It came with many huge chunks of beef that were melt-in-your-mouth tender. They were flavourful on its own, but were further intensified when coupled with the broth. It was a tad too salty for my liking on its own, but when paired with the rice, it helped to balance out the flavours.
Besides the generous amount of beef, there was a variety of mixed vegetables in the stew too. Potatoes, onions, leeks and carrots were cooked down. It provided a hint of sweetness, which made this a very wholesome dish.
I love kuehs and decided to go with the Kueh Ondeh Ondeh (S$1.50 for 3 pieces) for dessert. I was pleasantly shocked when it was served warm, as most places tend to premake them.
Here at Chuan Ji Bakery Hainanese Delicacies, they make the kueh‘s upon order. Definitely more tedious on their part, and more waiting time on ours, but totally worth it.
The Ondeh Ondeh skin was extremely soft and tender. I barely had to chew for it to disintegrate nicely into my mouth. It was warm and sweet, with a substantial burst of gula melaka in the centre.
The deeply caramelised sugar complemented the simple skin, which aided to alleviate the rich sweetness. It was absolutely delightful. I liked that there were no lumps of hardened sugar in the filling, just pure molten goodness. The freshly grated coconut helped to round up the kueh nicely by giving a dimension of nuttiness.
My only gripe was that I wish they had more bite to them. Although I must say, they did harden up a lil’ as they were left to cool.
We also got the Fried Soon Kueh (S$1.20 for 2 pieces). I was intrigued as I have only tried steamed ones before. They came in bite-sized pieces, which would make for a perfect tea time snack.
They took a traditional favourite and put a twist to it, and it turned out well. I liked how the skin had two different textures. While the top layer was fried perfectly for a nice crunch, the bottom layer remained soft and chewy. I liked how there was a substantial bite to it.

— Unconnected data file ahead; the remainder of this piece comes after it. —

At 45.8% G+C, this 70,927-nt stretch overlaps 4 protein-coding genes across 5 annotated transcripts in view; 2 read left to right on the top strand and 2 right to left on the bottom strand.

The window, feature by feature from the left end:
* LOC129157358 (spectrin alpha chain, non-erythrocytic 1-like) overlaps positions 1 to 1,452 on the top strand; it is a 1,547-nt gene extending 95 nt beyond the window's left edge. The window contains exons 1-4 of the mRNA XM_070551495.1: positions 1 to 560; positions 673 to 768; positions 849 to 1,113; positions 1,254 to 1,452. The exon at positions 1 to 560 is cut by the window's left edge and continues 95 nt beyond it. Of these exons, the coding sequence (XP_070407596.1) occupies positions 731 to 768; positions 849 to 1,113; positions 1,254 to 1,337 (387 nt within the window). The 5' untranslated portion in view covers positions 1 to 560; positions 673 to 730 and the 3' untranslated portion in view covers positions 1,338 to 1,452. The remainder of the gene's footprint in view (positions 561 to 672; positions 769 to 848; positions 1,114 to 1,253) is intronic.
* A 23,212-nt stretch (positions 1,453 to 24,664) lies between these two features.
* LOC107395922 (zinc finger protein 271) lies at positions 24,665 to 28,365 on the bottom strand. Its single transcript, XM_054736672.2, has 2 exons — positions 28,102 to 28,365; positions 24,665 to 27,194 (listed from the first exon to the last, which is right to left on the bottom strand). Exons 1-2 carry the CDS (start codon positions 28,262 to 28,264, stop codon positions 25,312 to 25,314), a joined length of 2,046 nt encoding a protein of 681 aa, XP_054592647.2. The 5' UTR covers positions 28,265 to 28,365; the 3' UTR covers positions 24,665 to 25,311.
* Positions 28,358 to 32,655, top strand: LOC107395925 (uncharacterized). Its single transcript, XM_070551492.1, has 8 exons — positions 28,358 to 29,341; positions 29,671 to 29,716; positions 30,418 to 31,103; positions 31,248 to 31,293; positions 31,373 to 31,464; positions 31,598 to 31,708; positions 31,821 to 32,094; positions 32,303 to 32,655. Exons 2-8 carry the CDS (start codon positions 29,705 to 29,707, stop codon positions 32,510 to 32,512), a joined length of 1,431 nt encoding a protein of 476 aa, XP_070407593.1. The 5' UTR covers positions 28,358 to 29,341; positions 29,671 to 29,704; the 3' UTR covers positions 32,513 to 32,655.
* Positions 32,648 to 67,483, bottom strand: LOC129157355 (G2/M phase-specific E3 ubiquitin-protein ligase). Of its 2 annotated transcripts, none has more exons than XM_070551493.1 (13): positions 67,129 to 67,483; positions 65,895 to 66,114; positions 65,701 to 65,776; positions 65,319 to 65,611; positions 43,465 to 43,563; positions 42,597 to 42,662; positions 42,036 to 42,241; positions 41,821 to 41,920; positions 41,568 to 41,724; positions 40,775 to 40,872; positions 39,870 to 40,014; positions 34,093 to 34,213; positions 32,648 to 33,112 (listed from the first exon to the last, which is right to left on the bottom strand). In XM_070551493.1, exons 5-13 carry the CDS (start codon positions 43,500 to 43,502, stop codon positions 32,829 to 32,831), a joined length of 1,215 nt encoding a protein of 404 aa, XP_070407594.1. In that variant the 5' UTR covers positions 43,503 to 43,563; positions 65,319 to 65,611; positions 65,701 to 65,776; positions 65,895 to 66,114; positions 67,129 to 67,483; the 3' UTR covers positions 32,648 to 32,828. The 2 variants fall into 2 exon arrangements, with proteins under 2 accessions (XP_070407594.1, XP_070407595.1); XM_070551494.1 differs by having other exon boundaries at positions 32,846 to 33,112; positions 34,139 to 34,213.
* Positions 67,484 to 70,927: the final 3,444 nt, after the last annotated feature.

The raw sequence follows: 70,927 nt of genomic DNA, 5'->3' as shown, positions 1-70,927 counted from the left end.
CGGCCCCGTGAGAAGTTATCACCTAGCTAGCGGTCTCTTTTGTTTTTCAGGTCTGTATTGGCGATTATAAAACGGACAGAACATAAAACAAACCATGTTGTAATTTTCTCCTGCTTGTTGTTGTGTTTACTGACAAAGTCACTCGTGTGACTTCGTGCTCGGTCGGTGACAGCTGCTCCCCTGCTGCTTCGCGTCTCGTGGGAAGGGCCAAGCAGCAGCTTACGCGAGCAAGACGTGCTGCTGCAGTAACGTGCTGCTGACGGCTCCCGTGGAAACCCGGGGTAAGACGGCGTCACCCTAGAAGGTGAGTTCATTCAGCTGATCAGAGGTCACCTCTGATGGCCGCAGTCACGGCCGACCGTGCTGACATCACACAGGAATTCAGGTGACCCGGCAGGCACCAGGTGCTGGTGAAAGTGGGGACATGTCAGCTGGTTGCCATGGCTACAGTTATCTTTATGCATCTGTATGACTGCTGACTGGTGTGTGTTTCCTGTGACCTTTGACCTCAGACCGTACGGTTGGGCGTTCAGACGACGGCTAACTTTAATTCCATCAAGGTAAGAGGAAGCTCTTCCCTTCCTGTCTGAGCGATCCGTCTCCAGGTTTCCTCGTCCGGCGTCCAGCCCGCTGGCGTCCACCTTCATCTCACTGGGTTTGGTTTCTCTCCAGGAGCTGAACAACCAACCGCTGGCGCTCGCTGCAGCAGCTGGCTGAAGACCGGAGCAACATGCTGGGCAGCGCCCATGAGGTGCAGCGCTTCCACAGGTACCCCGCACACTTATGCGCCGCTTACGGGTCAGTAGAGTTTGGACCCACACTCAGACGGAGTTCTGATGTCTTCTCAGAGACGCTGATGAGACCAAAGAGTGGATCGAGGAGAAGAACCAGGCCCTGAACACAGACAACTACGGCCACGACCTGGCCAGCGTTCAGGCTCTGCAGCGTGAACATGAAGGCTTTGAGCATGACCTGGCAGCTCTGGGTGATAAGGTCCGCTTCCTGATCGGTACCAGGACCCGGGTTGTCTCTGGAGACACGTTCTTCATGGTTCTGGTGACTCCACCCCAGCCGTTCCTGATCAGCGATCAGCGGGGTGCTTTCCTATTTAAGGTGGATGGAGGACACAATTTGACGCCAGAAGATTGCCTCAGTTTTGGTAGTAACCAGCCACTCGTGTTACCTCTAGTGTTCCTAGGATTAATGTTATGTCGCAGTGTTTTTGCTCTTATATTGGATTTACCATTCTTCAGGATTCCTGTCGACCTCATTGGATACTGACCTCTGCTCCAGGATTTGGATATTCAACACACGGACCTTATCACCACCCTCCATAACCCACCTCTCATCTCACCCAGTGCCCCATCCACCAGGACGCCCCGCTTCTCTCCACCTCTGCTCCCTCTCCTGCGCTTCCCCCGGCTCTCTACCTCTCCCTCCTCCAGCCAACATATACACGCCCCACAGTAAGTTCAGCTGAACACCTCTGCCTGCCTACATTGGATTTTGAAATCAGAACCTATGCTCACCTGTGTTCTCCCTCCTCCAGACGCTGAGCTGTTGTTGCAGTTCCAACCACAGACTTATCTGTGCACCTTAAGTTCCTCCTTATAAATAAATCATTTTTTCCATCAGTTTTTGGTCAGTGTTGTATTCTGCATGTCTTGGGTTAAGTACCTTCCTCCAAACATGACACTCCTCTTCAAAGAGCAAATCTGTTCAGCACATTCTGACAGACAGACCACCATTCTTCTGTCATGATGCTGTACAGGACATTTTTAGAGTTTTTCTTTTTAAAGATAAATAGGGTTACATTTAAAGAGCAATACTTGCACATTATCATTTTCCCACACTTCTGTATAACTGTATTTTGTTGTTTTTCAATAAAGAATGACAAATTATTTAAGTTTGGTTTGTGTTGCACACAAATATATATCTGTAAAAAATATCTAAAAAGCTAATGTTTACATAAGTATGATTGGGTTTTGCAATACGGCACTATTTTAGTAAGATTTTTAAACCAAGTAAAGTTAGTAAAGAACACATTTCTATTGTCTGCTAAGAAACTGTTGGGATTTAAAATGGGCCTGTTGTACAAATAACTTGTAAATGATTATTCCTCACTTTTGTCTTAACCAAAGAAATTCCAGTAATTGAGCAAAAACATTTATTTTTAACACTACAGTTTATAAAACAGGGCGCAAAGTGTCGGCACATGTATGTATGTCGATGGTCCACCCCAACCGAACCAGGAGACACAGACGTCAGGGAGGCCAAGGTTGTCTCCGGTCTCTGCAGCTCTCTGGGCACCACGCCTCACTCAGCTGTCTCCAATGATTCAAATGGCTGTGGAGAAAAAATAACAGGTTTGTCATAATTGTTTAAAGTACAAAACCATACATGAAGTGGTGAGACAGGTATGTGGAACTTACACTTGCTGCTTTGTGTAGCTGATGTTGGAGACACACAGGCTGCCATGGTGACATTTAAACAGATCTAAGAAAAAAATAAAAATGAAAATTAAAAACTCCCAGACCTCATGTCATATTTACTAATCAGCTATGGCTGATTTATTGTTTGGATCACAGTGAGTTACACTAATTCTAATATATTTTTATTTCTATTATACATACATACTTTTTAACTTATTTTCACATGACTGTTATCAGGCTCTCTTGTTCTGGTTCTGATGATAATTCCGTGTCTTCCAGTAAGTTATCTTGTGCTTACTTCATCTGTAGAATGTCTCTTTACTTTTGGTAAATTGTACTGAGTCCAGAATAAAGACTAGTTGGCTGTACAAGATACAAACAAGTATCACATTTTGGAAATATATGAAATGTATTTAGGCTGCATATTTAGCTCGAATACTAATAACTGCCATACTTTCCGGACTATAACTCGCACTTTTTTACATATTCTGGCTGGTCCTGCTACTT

The filling was made predominantly of turnips, bamboo shoots and carrots. They were still juicy and crunchy despite being deep fried. Dipped into the sweet sauce was a delightful combination of sweet and savoury.
Lastly, we got the Kueh Ko Swee (S$4 for 10 pieces). Similar to the Kueh Ondeh Ondeh, these were also soft but slightly chewier which I preferred. These had a distinct gula melaka taste to them, for a touch of sweetness. Most places that I have had kueh ko swee tend to be bland and one dimensional. I would say this was one of the best I’ve had.
Chuan Ji Bakery Hainanese Delicacies isn’t your ordinary bakery or cafe that has saturated the F&B scene. They have stuck to their roots, offering traditional yet unique dishes that aren’t commonly found.
Despite my lack of exposure to their culture, I actually enjoyed the food here very much. Those who wish to delve into the rich heritage of Hainanese cuisine would love it here. Otherwise, their delicious offerings are still worth a visit!
Expected damage: S$1.20 – S$6.50 per pax
Our Rating: 4 / 5
Chuan Ji Bakery Hainanese Delicacies
401 MacPherson Road, MacPherson Mall, #01-17, Singapore 368125
401 MacPherson Road, MacPherson Mall, #01-17, Singapore 368125